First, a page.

Browsing named entities in Col. J. J. Dickison, Confederate Military History, a library of Confederate States Military History: Volume 11.2, Florida (ed. Clement Anselm Evans). You can also browse the collection for Cedar Keys (Florida, United States) or search for Cedar Keys (Florida, United States) in all documents.

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few cannon mounted at St. Augustine, at Fort Clinch on Amelia island, at the mouth of St. John's river, at Fernandina, Cedar Keys, St. Marks, Apalachicola and Tallahassee; but there were only two guns at each of the gulf points, and St. Augustine hadent and equipped by the State, ready to march where ordered. On May 10th the Confederate steamer Spray captured off Cedar Keys the United States schooner William C. Atwater, with thirty-one men. The boat was taken to Apalachicola and converted inp. In July the Federal steamer Massachusetts captured four schooners and sent them as prizes to Key West, but when off Cedar Keys they were recaptured by the Florida forces and the Federals in charge were sent to Tallahassee as prisoners. The Fedioned part at St. Vincent's island, part at St. Marks under Captain Dial, and at the lighthouse near there, and part at Cedar Keys. The State troops (500 or 600) at Apalachicola were under command of the governor's aide-de-camp, Col. Richard F. Floy
most of the occupants were killed, wounded or captured. After the evacuation of Fernandina the companies not engaged in the Smyrna expedition were stationed at Cedar Keys, where, by their experience in the hardships and discipline of camp life, they were prepared for the arduous service which awaited them later in the war when ase State, where they showed a devotion and daring that entitled them to the highest commendation. Company F, Captain Williams, from Bradford county, was sent to Cedar Keys in June, where Company C, of the Second Florida, under Capt. Walter R. Moore, was stationed. On the 4th of July, 1861, details from these two companies went abon with the interior of the State; Companies B, C and I at St. Marks, a very important fishing point and port for shipping lumber and other stores; Company F at Cedar Keys, and H and G at Fernandina until the evacuation of that place in March, 1862, when they were ordered to Camp Langford in the vicinity of Jacksonville. The enem
8-inch siege howitzers, by which, with torpedoes in the river, it is expected transports at least can be obstructed from passing with troops beyond Jacksonville. Cavalry pickets have also been established for the protection of the railroad to Cedar Keys from injury by raiding parties set on foot from the west bank of the St. John's. I have for the present organized the forces under General Anderson into three brigades, commanded respectively by Brigadier-Generals Finegan and Colquitt and Cver. Captain Pearson, while en route for Tampa, was ordered to repair to Orange Springs, as the enemy was supposed to be advancing up the Ocklawaha river in barges from Welaka. At the same time an order was given to send a train down toward Cedar Keys to bring back Captain McNeill's company to the point nearest Orange Springs, to co-operate with Capt. John W. Pearson of the Sixth Florida battalion, and others. Thus every necessary precaution was taken to prevent the enemy from penetrating t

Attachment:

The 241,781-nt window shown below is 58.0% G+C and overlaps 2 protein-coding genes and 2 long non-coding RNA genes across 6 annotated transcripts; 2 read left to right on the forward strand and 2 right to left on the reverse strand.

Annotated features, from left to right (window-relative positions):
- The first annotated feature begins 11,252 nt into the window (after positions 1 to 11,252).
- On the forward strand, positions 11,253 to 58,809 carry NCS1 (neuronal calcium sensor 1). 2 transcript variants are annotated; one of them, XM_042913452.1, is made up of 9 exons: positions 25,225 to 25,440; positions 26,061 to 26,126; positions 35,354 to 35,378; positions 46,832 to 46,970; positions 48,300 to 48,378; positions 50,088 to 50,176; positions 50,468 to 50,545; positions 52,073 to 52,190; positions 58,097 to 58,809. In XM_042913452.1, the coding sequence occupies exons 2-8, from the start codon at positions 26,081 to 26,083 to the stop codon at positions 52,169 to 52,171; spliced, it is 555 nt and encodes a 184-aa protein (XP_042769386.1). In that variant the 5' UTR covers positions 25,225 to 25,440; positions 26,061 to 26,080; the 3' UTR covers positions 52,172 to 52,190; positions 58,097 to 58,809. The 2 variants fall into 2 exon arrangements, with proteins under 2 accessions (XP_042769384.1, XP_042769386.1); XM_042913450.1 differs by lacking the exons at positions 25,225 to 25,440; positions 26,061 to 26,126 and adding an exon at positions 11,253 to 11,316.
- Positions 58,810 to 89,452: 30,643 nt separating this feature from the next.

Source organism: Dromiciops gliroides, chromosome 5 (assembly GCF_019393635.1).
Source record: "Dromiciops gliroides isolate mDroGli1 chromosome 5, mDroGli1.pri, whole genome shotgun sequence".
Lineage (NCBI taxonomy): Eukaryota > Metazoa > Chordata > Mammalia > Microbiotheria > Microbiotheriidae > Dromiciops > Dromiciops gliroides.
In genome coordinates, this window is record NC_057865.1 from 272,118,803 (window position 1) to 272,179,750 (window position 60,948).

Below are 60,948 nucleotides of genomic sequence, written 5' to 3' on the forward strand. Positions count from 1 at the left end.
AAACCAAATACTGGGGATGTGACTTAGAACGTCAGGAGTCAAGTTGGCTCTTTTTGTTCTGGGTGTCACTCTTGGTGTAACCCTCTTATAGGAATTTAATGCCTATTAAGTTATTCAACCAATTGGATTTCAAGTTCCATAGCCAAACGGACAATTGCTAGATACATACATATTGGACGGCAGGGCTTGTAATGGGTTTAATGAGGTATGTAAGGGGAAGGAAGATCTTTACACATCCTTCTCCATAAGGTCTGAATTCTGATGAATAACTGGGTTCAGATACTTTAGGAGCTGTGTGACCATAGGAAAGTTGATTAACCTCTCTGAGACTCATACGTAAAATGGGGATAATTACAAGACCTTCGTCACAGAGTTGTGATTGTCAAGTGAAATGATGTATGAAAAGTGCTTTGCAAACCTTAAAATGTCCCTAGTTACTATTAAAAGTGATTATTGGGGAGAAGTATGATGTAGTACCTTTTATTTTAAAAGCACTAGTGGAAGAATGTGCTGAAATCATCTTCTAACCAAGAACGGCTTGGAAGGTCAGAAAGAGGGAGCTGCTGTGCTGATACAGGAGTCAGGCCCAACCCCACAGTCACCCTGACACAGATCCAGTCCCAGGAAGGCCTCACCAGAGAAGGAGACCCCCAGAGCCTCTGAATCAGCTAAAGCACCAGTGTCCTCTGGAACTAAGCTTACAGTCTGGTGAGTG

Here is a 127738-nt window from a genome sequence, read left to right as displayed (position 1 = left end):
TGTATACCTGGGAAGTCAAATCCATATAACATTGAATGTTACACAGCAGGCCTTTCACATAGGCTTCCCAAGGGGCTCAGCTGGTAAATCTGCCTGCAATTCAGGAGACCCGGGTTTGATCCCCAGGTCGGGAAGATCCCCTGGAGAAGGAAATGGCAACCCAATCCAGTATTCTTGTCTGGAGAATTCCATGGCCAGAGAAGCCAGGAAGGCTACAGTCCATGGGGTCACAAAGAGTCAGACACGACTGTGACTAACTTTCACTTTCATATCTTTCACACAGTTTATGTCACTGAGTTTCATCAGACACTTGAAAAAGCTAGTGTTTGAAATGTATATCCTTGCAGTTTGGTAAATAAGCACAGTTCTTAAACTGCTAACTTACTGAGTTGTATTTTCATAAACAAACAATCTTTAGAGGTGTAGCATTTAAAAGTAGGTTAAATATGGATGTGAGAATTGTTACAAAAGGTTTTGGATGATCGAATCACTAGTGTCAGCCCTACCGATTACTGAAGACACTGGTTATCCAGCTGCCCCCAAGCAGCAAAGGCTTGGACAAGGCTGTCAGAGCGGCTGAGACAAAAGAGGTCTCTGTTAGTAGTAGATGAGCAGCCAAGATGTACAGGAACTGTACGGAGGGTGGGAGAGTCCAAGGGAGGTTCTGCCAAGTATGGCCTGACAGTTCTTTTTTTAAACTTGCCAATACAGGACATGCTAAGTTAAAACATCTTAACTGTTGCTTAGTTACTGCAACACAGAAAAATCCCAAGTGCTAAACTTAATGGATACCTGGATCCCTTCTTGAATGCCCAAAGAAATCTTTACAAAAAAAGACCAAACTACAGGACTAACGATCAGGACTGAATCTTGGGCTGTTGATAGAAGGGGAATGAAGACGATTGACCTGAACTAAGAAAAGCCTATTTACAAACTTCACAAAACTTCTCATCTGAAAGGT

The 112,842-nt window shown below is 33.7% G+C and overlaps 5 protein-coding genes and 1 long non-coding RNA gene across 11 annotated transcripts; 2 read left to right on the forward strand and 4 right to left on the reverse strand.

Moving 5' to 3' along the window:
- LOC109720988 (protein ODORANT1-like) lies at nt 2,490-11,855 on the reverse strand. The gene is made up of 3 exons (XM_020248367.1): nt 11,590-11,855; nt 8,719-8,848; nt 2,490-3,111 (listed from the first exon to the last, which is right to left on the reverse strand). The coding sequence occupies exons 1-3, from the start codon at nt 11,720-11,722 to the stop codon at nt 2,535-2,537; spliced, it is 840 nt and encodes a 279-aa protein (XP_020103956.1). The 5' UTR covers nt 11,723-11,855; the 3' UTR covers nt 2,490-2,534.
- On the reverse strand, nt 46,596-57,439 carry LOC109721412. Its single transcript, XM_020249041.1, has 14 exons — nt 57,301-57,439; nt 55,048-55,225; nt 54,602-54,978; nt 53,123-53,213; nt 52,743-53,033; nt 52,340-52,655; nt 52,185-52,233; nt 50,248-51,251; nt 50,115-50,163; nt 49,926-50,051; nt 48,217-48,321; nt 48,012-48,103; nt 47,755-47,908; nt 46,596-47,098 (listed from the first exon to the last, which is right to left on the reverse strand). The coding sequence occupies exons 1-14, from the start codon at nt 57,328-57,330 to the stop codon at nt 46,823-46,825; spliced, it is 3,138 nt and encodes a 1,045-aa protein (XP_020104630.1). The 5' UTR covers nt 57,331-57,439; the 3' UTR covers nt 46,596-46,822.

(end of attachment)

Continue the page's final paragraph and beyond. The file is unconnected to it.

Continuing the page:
da troops, with reinforcements from other States, numbering about 8,000 of all arms, had taken position on the west side of Mc-Girt's creek, 12 miles from Jacksonville. Under the supervision and direction of Generals Beauregard and Anderson, breastworks and stockades were constructed at this position, and similar fortifications of a more permanent character were thrown up at Baldwin, 8 miles in the rear of McGirt's creek, and at the intersection of the railroads running from Fernandina to Cedar Keys and from Jacksonville to Lake City. For a time there were many indications which gave promise of an advance of the Federals, and every preparation was made to meet them at McGirt's creek in the first place, or in the event they should turn that position, then at Baldwin, where it was believed a successful defense might be made against a superior force. Our effective force operating near Jacksonville was, infantry 6,290, cavalry 1,568, artillery 487. BrigadierGen-eral Gardner, by vigo
s raid to Milton fight near Braddock Farm near Cedar Keys Natural Bridge the closing scenes. on the moh, reporting the enemy landing in large force at Cedar Keys, under cover of their gunboats, and marching out off. Just before sundown they reached No. 4, near Cedar Keys, about 4 miles in the rear of the enemy. When niepartment. After the defeat of the Federals at Cedar Keys on the 13th of February, 1865, they determined upn. John Newton for a concentration of forces from Cedar Keys, Punta Rassa and Key West, to land in the neighbon's command and the militia forces at No. 4, near Cedar Keys. During the dark days when our people were passie of our troops engaged. The first was made from Cedar Keys by a party of from 600 to 700 men on the 9th of F a position, No. 4, on the Florida railroad, near Cedar Keys. Captain Dickison attacked them early on the mhed them so severely that they retired hastily to Cedar Keys, leaving their dead on the field; the loss on our